WASHINGTON—Speakers at the Faith and Freedom Coalition's Road to Majority conference spoke about domestic and global threats to Christianity on Friday.
The panel discussed the pending Supreme Court decision about whether Hobby Lobby can be forced to pay millions of dollars in fines for not following Obamacare’s mandate to provide abortifacient contraceptives under its employee insurance plans. That decision should be announced before the end of June. At stake are the rights of companies to operate under their leaders’ moral and religious convictions.
“The government poses a false dichotomy on the American people—violate your faith or pay steep fines,” said Matthew Clark from the American Center for Law and Justice.
Michele DeKonty, director of career development at The King’s College, said she cringes when she hears people say the United States is not a Christian nation anymore. She pointed out that all politicians take an oath of office on the Bible. She also mentioned that, while Obama professes Christianity, his positions on issues often don't match foundational Christian beliefs. Every man who has been president has at least claimed to be a Christian, she said. This, she added, is proof that Americans demand Christian leaders.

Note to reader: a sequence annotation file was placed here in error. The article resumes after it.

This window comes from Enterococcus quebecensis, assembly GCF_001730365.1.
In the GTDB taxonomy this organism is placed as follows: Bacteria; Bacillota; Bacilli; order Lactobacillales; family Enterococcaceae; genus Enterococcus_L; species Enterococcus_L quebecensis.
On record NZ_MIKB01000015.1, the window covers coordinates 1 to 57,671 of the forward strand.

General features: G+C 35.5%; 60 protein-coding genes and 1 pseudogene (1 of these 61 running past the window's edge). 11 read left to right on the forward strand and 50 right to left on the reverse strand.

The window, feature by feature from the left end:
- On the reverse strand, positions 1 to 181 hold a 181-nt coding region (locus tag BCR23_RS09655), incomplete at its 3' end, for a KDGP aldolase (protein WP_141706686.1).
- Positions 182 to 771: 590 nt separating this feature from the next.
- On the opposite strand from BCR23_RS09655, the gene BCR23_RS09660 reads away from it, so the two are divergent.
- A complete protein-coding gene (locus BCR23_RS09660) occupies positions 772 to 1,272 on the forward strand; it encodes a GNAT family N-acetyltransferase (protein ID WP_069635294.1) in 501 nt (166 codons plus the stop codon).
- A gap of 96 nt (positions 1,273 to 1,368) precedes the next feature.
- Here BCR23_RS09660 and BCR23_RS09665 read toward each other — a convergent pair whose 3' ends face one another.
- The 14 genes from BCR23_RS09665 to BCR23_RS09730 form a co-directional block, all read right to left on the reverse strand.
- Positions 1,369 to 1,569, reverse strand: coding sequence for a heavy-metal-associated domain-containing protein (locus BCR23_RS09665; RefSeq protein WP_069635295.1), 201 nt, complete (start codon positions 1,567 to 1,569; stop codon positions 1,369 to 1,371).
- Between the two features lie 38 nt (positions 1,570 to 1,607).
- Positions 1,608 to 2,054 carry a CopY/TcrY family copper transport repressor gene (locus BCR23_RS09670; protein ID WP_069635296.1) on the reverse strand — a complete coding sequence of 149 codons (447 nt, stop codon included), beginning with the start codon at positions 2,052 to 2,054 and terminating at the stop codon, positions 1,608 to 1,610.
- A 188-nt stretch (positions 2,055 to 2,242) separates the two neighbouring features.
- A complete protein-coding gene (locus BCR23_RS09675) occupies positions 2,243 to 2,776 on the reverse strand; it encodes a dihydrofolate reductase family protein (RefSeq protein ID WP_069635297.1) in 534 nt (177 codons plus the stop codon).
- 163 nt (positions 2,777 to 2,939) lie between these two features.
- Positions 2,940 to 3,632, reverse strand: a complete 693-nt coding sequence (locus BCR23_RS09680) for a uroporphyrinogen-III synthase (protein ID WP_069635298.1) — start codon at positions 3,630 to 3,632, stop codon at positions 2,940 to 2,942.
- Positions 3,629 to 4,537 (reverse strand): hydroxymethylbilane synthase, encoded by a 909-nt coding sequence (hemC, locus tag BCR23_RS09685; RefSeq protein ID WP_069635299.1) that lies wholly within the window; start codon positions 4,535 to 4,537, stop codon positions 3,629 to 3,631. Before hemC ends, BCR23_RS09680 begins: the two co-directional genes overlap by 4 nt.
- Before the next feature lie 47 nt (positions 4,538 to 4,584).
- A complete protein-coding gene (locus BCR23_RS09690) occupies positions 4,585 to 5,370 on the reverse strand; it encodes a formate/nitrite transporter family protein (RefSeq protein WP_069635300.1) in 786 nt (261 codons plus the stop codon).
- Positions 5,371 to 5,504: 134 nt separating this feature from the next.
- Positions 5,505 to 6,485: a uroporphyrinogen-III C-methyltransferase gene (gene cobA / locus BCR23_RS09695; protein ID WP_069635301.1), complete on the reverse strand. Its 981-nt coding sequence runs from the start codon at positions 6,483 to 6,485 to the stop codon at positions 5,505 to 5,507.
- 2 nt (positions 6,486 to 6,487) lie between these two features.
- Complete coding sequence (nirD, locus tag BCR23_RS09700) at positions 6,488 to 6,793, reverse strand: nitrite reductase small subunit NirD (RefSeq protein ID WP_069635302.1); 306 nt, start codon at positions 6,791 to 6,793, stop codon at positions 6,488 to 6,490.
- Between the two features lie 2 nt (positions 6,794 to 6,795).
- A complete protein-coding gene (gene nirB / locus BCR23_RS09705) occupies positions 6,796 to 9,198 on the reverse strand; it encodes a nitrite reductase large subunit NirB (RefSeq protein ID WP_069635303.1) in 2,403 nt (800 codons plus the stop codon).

The speakers needed to look no further than recent news for examples of Christian oppression around the globe. They referenced the terrorist groups Boko Haram, which has captured Christian girls in Nigeria, and ISIS, or the Islamic State of Iraq and Syria, which has taken over much of Iraq. And they mentioned Meriam Ibrahim, the Christian mother of two who faces execution in Sudan for professing Christianity.
DeKonty told the story of Benjamin Franklin, who appealed for prayer at the Constitutional Convention.
“And if a sparrow cannot fall to the ground without his notice, is it probable that an empire can rise without his aid?” Franklin said, according to James Madison’s notes.
From this story, DeKonty urged the audience to remember that God is in charge.
“If they were able to do it then, we can do it now,” she said.